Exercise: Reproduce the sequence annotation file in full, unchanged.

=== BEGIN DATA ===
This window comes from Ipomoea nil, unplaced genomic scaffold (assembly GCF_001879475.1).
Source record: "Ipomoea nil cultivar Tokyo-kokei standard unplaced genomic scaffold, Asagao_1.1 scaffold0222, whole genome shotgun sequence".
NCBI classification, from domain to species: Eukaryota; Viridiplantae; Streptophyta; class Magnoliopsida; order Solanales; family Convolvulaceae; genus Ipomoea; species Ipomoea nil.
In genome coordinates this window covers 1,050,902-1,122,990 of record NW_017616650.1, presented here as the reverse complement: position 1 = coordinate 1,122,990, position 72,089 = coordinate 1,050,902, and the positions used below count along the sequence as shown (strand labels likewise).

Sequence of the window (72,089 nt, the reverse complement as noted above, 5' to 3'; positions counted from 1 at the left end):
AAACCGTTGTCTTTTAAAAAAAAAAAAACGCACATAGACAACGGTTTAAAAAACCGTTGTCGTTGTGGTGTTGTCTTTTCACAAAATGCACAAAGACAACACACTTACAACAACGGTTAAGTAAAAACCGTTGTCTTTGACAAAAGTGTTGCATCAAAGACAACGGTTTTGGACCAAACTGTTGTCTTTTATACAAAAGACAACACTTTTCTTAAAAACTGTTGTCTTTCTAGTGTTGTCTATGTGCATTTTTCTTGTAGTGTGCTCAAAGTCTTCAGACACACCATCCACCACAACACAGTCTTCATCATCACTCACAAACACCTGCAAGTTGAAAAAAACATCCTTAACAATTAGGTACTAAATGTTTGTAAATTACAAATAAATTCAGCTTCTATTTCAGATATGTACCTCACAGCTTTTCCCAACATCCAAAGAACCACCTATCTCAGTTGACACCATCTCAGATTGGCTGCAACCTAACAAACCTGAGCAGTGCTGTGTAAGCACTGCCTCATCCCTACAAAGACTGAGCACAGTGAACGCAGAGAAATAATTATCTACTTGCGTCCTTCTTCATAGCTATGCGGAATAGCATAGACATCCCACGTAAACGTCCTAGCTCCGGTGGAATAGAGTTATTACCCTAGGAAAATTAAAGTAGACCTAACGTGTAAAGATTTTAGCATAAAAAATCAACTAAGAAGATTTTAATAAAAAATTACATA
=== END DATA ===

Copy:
This window comes from Ipomoea nil, unplaced genomic scaffold (assembly GCF_001879475.1).
Source record: "Ipomoea nil cultivar Tokyo-kokei standard unplaced genomic scaffold, Asagao_1.1 scaffold0222, whole genome shotgun sequence".
NCBI classification, from domain to species: Eukaryota; Viridiplantae; Streptophyta; class Magnoliopsida; order Solanales; family Convolvulaceae; genus Ipomoea; species Ipomoea nil.
In genome coordinates this window covers 1,050,902-1,122,990 of record NW_017616650.1, presented here as the reverse complement: position 1 = coordinate 1,122,990, position 72,089 = coordinate 1,050,902, and the positions used below count along the sequence as shown (strand labels likewise).

Sequence of the window (72,089 nt, the reverse complement as noted above, 5' to 3'; positions counted from 1 at the left end):
AAACCGTTGTCTTTTAAAAAAAAAAAAACGCACATAGACAACGGTTTAAAAAACCGTTGTCGTTGTGGTGTTGTCTTTTCACAAAATGCACAAAGACAACACACTTACAACAACGGTTAAGTAAAAACCGTTGTCTTTGACAAAAGTGTTGCATCAAAGACAACGGTTTTGGACCAAACTGTTGTCTTTTATACAAAAGACAACACTTTTCTTAAAAACTGTTGTCTTTCTAGTGTTGTCTATGTGCATTTTTCTTGTAGTGTGCTCAAAGTCTTCAGACACACCATCCACCACAACACAGTCTTCATCATCACTCACAAACACCTGCAAGTTGAAAAAAACATCCTTAACAATTAGGTACTAAATGTTTGTAAATTACAAATAAATTCAGCTTCTATTTCAGATATGTACCTCACAGCTTTTCCCAACATCCAAAGAACCACCTATCTCAGTTGACACCATCTCAGATTGGCTGCAACCTAACAAACCTGAGCAGTGCTGTGTAAGCACTGCCTCATCCCTACAAAGACTGAGCACAGTGAACGCAGAGAAATAATTATCTACTTGCGTCCTTCTTCATAGCTATGCGGAATAGCATAGACATCCCACGTAAACGTCCTAGCTCCGGTGGAATAGAGTTATTACCCTAGGAAAATTAAAGTAGACCTAACGTGTAAAGATTTTAGCATAAAAAATCAACTAAGAAGATTTTAATAAAAAATTACATA